Chico Company Creates Mens Stylish Hemp Clothing

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Men’s fashion, especially men’s shirts, has evolved more slowly than the eclectic, often frenetic world of women’s fashion. Chico-based company Parallel Revolution is leading the way with changes men can feel good about.

Jake Wade and Andrew Schrage co-founded the company in 2010. Schrage was, according to Wade, an eco-driven guy, so the idea of making sustainable men’s clothing was a natural fit.

When Schrage proposed the idea, Wade had two conditions – that their products should be made of hemp and made in the USA. Schrage agreed and the company was born.

Parallel Revolution denotes a revolution, of doing the opposite of what men’s fashion has done for over 30 years, and, said Wade, of doing things correctly. That meant figuring out where the raw material was coming from, who was going to cut and sew it, who’d make the packaging, who would do the design work, the embroidery, etc.

“(We) were pretty ambitious in the beginning,” Wade said, who was going to college when they formulated their plans.

During their first year (Wade’s sophmore year), they created their logo and a trademark. Year two, things opened up.

The partners decided to aim high and not do cheap products. For their signature clothing, they wanted quality, style and biodegradability. They connected with a textile and design graduate who created two designs for them., then led them to a a sample maker in Los Angeles.

They also experimented with different buttons made from:

  • bamboo
  • coconut
  • river shell
  • corozo (also known as tagua palm nut)

They decided to go with the corozo, which they get from a 3rd generation family in Ecuador that”s been in the button-making business for over 100 years.

“(The buttons are) probably the most sustainble piece of the shirt,” said Wade.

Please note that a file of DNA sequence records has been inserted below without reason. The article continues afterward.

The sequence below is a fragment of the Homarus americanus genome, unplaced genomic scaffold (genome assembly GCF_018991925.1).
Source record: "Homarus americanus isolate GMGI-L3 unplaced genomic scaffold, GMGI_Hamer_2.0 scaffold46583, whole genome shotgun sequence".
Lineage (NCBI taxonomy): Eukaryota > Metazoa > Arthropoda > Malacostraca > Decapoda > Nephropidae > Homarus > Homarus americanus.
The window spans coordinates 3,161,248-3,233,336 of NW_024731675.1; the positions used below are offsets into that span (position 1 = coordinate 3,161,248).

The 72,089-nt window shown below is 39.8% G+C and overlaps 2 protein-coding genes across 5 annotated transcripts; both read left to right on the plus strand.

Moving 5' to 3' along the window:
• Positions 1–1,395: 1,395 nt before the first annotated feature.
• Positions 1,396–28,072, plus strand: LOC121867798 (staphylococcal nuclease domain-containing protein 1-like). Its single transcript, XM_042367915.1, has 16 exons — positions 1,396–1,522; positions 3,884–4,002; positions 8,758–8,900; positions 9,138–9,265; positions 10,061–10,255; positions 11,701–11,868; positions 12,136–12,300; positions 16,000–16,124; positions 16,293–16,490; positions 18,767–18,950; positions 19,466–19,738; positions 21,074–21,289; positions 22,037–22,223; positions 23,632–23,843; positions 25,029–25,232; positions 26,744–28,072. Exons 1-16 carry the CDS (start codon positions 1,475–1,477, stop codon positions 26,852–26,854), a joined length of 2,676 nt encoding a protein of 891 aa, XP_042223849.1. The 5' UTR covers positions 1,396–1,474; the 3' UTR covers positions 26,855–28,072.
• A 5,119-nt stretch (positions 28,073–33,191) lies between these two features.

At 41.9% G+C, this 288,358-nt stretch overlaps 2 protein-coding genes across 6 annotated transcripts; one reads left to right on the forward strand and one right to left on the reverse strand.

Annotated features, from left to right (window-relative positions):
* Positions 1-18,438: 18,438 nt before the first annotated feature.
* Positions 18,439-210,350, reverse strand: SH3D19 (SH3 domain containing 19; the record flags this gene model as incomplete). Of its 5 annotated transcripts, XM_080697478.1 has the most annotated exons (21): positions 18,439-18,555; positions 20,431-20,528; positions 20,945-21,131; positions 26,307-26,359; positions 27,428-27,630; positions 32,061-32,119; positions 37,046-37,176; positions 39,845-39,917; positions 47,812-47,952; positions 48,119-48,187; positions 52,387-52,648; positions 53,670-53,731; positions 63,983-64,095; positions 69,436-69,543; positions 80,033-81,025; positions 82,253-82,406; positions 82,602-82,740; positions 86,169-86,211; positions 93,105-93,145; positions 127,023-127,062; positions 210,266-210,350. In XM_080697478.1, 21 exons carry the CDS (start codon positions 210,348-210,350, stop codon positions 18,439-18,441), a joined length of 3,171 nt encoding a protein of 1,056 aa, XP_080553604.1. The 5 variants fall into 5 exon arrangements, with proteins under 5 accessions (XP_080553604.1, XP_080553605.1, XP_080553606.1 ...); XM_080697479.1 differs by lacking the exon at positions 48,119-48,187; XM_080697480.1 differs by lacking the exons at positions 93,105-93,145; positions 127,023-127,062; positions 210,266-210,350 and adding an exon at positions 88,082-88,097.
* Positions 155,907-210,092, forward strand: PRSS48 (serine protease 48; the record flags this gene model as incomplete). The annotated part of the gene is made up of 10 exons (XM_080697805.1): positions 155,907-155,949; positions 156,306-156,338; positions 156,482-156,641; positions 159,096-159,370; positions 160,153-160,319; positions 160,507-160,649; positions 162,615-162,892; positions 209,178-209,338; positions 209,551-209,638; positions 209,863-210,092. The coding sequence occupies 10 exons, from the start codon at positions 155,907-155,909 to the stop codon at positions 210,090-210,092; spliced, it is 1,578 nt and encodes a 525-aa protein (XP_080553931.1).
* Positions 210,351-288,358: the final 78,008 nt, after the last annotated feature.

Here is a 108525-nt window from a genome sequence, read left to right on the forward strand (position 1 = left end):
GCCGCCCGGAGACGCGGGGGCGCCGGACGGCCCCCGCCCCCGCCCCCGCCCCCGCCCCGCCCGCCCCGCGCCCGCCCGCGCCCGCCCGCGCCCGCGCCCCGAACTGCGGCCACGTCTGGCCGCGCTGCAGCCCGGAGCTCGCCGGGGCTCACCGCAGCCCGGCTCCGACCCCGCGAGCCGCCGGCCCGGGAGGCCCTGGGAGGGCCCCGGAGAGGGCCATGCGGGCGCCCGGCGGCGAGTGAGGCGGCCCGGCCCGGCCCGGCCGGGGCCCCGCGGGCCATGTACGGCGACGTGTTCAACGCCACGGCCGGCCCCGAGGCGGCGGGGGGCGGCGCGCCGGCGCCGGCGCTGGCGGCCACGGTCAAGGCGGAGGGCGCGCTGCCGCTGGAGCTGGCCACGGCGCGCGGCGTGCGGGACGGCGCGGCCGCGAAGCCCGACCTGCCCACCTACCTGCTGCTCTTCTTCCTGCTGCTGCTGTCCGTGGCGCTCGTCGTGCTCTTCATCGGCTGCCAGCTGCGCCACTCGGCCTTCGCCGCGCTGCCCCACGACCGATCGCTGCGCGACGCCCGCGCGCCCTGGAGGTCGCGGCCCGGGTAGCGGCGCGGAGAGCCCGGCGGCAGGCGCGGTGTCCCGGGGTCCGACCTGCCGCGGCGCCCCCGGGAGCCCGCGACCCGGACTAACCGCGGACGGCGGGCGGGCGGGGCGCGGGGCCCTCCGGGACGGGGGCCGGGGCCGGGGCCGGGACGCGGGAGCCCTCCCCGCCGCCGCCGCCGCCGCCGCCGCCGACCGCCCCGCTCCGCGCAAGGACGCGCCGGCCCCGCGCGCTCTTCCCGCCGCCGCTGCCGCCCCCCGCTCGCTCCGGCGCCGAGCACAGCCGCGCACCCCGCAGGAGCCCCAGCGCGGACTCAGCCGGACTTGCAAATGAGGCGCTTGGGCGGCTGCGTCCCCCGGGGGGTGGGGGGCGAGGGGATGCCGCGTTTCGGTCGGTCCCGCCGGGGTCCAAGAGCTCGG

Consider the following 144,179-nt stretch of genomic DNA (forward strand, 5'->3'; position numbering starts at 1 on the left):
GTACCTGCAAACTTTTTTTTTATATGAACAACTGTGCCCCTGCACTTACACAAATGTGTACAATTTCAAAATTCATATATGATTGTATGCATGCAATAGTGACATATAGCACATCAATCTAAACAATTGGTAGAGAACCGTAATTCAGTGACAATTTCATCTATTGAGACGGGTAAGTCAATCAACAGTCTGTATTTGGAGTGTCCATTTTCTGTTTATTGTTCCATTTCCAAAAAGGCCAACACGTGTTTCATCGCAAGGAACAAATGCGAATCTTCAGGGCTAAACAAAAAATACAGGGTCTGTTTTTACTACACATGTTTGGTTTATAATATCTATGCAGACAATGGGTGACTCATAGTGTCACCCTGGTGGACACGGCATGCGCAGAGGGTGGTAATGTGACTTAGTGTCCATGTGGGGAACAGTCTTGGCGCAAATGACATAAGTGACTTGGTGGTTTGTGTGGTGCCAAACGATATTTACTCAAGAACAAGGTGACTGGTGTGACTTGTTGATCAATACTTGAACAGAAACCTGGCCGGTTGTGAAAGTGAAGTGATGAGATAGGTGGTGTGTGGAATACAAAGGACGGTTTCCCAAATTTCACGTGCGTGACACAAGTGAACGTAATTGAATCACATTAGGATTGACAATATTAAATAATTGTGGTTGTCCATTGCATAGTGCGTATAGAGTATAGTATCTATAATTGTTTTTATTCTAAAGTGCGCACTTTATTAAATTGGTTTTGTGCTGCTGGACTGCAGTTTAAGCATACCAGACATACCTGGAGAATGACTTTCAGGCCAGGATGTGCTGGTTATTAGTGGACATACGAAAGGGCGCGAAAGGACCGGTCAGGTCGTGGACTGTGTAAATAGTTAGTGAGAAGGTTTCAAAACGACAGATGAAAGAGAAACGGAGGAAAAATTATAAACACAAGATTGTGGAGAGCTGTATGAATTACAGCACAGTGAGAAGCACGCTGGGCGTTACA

When these egg-size nuts fall from gigantic trees in the mountains, they crack open. Once they’re dry enough, the locals collect them, then sell them for buttons. Each nut seed produces 4 to 7 buttons.

Completely biodegradable and harder than ivory, these nuts can be made into jewelry and chess pieces.

Parallel Revolution sourced its hemp material through a vertically integrated company from Colorado that’s worked with them ever since. The raw hemp comes from approximately 1,800 small farmers in China who are part owners of the processing, dye and other factories.

“The hemp is certified organic,” said Wade. The dye is low impact and their YSO blend – one of their flagship shirts – is made from cellulose from eucalyptus trees. Their 158 shirts are made of this.

They use what Wade terms “no harm silk.”

Many companies incenerate or poison the silkworms while still in the cocooon when they’ve almost hatched. This produces the longest, strongest piece of silk. Parallel Revolution waits for the moths to leave the cocoon, then harvests the silk.

It has a unique feel and look to it, Wade says. “It’s perfectly imperfect.”

Their final products are around 97 percent biodegradable and “green”.